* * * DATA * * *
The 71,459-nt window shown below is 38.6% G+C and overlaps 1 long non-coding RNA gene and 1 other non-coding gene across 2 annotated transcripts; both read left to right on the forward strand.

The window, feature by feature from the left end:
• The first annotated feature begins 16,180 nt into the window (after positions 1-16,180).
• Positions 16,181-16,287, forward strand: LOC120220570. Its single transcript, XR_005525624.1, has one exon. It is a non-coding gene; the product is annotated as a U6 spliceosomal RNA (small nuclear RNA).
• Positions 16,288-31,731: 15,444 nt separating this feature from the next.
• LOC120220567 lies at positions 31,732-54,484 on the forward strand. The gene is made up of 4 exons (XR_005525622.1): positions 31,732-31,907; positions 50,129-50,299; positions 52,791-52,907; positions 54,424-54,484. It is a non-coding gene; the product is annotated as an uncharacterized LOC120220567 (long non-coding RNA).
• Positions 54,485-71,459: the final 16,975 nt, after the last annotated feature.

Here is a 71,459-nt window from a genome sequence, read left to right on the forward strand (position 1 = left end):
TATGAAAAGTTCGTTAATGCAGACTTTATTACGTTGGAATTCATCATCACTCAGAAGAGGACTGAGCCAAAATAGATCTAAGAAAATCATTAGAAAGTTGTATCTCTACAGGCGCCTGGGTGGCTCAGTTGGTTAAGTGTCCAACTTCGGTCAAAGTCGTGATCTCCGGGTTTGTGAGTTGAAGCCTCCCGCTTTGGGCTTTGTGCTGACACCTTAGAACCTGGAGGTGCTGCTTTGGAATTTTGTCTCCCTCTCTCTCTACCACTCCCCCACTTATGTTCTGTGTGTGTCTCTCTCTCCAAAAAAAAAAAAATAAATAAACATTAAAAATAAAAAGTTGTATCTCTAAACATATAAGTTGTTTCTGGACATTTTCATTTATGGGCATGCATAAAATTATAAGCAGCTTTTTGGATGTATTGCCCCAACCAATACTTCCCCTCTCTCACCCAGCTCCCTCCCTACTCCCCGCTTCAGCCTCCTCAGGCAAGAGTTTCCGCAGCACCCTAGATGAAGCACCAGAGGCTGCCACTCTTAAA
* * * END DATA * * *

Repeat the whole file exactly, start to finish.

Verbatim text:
The 71,459-nt window shown below is 38.6% G+C and overlaps 1 long non-coding RNA gene and 1 other non-coding gene across 2 annotated transcripts; both read left to right on the forward strand.

The window, feature by feature from the left end:
• The first annotated feature begins 16,180 nt into the window (after positions 1-16,180).
• Positions 16,181-16,287, forward strand: LOC120220570. Its single transcript, XR_005525624.1, has one exon. It is a non-coding gene; the product is annotated as a U6 spliceosomal RNA (small nuclear RNA).
• Positions 16,288-31,731: 15,444 nt separating this feature from the next.
• LOC120220567 lies at positions 31,732-54,484 on the forward strand. The gene is made up of 4 exons (XR_005525622.1): positions 31,732-31,907; positions 50,129-50,299; positions 52,791-52,907; positions 54,424-54,484. It is a non-coding gene; the product is annotated as an uncharacterized LOC120220567 (long non-coding RNA).
• Positions 54,485-71,459: the final 16,975 nt, after the last annotated feature.

Here is a 71,459-nt window from a genome sequence, read left to right on the forward strand (position 1 = left end):
TATGAAAAGTTCGTTAATGCAGACTTTATTACGTTGGAATTCATCATCACTCAGAAGAGGACTGAGCCAAAATAGATCTAAGAAAATCATTAGAAAGTTGTATCTCTACAGGCGCCTGGGTGGCTCAGTTGGTTAAGTGTCCAACTTCGGTCAAAGTCGTGATCTCCGGGTTTGTGAGTTGAAGCCTCCCGCTTTGGGCTTTGTGCTGACACCTTAGAACCTGGAGGTGCTGCTTTGGAATTTTGTCTCCCTCTCTCTCTACCACTCCCCCACTTATGTTCTGTGTGTGTCTCTCTCTCCAAAAAAAAAAAAATAAATAAACATTAAAAATAAAAAGTTGTATCTCTAAACATATAAGTTGTTTCTGGACATTTTCATTTATGGGCATGCATAAAATTATAAGCAGCTTTTTGGATGTATTGCCCCAACCAATACTTCCCCTCTCTCACCCAGCTCCCTCCCTACTCCCCGCTTCAGCCTCCTCAGGCAAGAGTTTCCGCAGCACCCTAGATGAAGCACCAGAGGCTGCCACTCTTAAA